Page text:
packing for the future

on Saturday evening, tired after a full weekend of art and shows and good people, i strapped myself in my car and headed south, to the little town on the big lake. the wind was gusty and the skies were heavy and a big part of me just wanted to call it a day and curl up and sleep. but poetry was calling and i couldn’t not answer.

Lorna Crozier

Lorna Crozier

this small little town was having a big little poetry festival, a whole weekend affair, with workshops and readings and discussions. and while most of it i had to miss because i was busy sharing my own art in my own town, i really didn’t want to miss the saturday night event.  because on saturday night Lorna Crozier was coming to visit.

i found my way into poetry at a pretty young age, and when i found it i latched on to it and didn’t let go. it was sort of a matter of life or death for me.  there were a few poets who were introduced to me early on by other poem lovers, like my dad and enthusiastic english teachers. but i was hungry for words and i was in love with the whole idea of poetry, so i spent hours and all of my spare change searching out new voices, new writers, new words to bring into my world.

Lorna Crozier was one of those poets who i happened upon in those early years. i think, looking back, it wasn’t as much her words themselves that resonated with me at the time, as it was the strength and the boldness of her voice. i was a young woman, still a child in so many ways, and i was fighting so hard to find my place in this world. to find my voice. my sea legs. my reason for being here.

to me, Lorna was a brave and gutsy poet. she wrote about bodies and sex and she did it with humor and confidence. her poems didn’t paint pretty pictures, or make things feel really easy. and even though sometimes i didn’t know if i was comfortable there in her words, i was grateful to find someone who didn’t make me feel like i had to pretend that life was easier or simpler than it was to me, even then.

so, on saturday evening i drove my tired bones to sit in a quiet library and listen to Lorna read her work. and i’m glad that i did. i’ve traveled a good many steps since i first found her poetry those years ago…i think i have grown into her words more…i think i have grown into my own more.

i don’t always write poetry with the fervency that i did 16 years ago when i first picked up the pen. but i’ve always held on to it with a firm and relentless grip. i still keep it close to my side/my heart. a poem, for me, can still feel like a matter of life or death.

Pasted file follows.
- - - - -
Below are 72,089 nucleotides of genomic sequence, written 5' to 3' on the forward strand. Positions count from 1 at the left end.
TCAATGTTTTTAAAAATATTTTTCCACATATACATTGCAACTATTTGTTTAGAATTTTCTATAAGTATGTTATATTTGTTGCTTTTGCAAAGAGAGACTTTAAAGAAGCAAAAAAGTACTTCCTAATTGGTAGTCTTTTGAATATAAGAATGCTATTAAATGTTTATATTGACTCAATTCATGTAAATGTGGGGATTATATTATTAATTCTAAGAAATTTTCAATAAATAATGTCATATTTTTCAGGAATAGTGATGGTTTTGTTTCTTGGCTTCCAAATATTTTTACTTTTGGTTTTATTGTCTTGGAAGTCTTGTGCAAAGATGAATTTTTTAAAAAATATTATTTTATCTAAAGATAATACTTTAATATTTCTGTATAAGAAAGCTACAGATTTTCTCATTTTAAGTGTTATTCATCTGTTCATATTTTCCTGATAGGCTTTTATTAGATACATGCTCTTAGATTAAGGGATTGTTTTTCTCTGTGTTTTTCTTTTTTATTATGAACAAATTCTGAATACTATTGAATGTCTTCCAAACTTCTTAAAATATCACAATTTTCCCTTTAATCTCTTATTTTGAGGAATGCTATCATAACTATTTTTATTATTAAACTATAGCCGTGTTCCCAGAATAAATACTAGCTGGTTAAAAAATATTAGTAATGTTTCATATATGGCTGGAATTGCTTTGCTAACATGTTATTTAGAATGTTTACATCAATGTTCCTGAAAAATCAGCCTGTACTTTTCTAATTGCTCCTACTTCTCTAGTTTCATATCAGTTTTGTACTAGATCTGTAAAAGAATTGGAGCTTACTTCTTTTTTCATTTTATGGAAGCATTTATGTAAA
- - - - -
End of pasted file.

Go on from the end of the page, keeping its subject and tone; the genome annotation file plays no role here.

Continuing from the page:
poets have been lifelines for me in this world…cutting me open…keeping me alive…

……

Packing for the Future – Instructions

Take the thickest socks
Wherever you are going you’ll have to walk
There may be water ~ there may be stones
There might be high places
You cannot go without the hope socks bring you
The way they hold you to the earth
At least one pair must be new, must be blue as you wish
Hand-knit by your mother in her sleep

Take a leather stachel, a velvet bag
And an old tin box – a salamander painted on the lid
This is to carry that small thing you cannot leave
Perhaps the key you’ve kept ~ though it doesn’t fit any lock you know
The photograph that keeps you sane
A ball of string to lead you out though you can’t walk back into that light
In your bag, leave room for sadness, leave room for another language
There may be doors nailed shut ~ there may be painted windows
There may be signs to warn you to be gone
Take the dream you’ve been having since you were a child
The one with the open fields and the wind sounding

Mistrust no one who offers you water from a well, a songbird’s feather
Something that’s been mended twice
Always travel lighter than the heart

– Lorna Crozier

Words + Photos + Credit

Unless otherwise noted, all original photography and text are property of Raechelle Kennedy. If you see or read something here and feel inspired to share it somehow, please be considerate and give the artist (me!) credit, or even better, drop me a note and make sure I don’t mind.
Thank you!

Here + There

Secondhand Sainthood and the gift of losing it all – Topology Magazine, December 2015

Ten Things Made – Topology Magazine, December 2015

Subscribe!